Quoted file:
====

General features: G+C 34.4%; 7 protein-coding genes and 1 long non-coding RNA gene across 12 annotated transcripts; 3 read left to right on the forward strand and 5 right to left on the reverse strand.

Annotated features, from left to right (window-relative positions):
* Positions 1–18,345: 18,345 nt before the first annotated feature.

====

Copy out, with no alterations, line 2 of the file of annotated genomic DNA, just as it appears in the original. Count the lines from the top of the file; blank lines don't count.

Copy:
Annotated features, from left to right (window-relative positions):